Southern states have some of the most racist and restrictive laws in the country—and Florida is no exception. Here, minor offenses are deemed criminal activities, and punishments for minorities—especially Black and Latinx people—are the harshest. Florida has one of the highest prison populations in the country—and the history of this dates back to the days of Jim Crow laws and a segregated South.
The reality is that we live in a world where the voices of the incarcerated are often dismissed and largely ignored by the public. Men and women living behind bars most often are considered second-class citizens. They face unimaginable challenges when trying to rebuild their lives once outside of the prison system, not to mention maintaining their mental health while in the system. An article published in ARTNews highlights that the rise in art and artistic expression has grown significantly over the past few years among America’s incarcerated and formerly incarcerated populations. The raw truth and undeniable honesty of these artists and creators shows a side of American life lived within the margins of society that most neither understand nor care to empathize with.
Two major organizations have taken up the charge to give a voice to more than 176,000 (2018, Source: Prison Policy Initiative) otherwise voiceless people living in the confinement of Florida’s incredibly large prison system. Shining a light on the prison population, and bringing the talents of these individuals to a larger audience within the Sunshine State and beyond, Exchange for Change and O, Miami have worked together for years. The two nonprofits have been finding alignment in their shared vision for social justice and equity through art, literature and activism.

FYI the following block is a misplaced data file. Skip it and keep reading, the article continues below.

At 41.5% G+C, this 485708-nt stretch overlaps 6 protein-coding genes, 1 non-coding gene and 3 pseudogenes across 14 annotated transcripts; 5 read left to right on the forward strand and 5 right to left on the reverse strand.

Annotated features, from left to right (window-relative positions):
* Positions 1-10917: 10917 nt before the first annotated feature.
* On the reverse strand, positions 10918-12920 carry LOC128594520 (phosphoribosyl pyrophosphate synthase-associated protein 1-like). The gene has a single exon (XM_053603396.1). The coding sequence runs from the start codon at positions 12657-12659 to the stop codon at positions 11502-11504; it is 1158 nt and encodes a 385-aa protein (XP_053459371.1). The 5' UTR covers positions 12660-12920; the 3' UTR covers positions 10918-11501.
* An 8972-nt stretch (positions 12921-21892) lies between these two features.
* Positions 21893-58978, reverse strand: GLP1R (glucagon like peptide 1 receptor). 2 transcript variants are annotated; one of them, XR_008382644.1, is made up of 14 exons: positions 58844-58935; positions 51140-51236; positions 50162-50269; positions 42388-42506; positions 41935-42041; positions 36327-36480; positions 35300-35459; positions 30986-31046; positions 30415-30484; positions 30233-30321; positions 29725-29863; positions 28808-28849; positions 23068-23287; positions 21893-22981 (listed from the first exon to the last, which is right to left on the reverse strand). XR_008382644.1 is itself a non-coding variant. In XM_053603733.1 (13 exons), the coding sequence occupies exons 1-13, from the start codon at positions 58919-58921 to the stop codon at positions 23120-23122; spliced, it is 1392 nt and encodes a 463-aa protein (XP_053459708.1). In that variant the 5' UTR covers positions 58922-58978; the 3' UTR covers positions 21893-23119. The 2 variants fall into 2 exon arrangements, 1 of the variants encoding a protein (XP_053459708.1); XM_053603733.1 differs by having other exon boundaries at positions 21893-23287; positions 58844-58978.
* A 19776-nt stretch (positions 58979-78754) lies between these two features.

The Luis Angel Hernandez Florida Prison Poet Laureate is an honorary two-year position awarded by Exchange for Change and O, Miami Poetry Festival to a poet incarcerated within the Florida Department of Corrections. The program is named after an exceptionally talented inmate who died of cancer in 2018.
Kathie Klarreich is the woman behind Exchange for Change, and she’s dedicated her life to social justice through writing and journalism—but the path that brought her to where she is today wasn’t straight or narrow. Her story begins as a young woman fresh out of college on her way to Haiti to work as a journalist. The author and writer fell in love with the small Caribbean island nation, and over the next 20 years, she spent time traveling back and forth between Haiti
and the U.S. Falling in love with Haiti and its people was inevitable, and when she returned to the States, Klarreich longed to connect with the extensive Haitian community for which Miami—an international city with close ties to its Caribbean and Latin-American neighbors—is well known.
Exchange for Change grew out of the decades-long experiences Klarreich witnessed while discovering the culture and wanting to teach writing to Haitian women in prisons in Florida. Her work began in a Homestead Correctional Institution for women, where unfortunately at the onset, not enough women signed up for the writing program to take flight. She soon joined forces with a professor from Florida Atlantic University and later not only began volunteering at the women’s prison, but at the men’s facilities as well.
In collaboration with a writing course at Florida Atlantic and the exchange program of reading and writing via students and inmates, Klarreich quickly realized the work was bigger than just one writing course. The implications for change were enormous—giving inmates a chance at a better life and more promising options to be reinstated into a sense of normalcy once outside of prison through writing, critical thinking skills, and developing communication techniques through literature.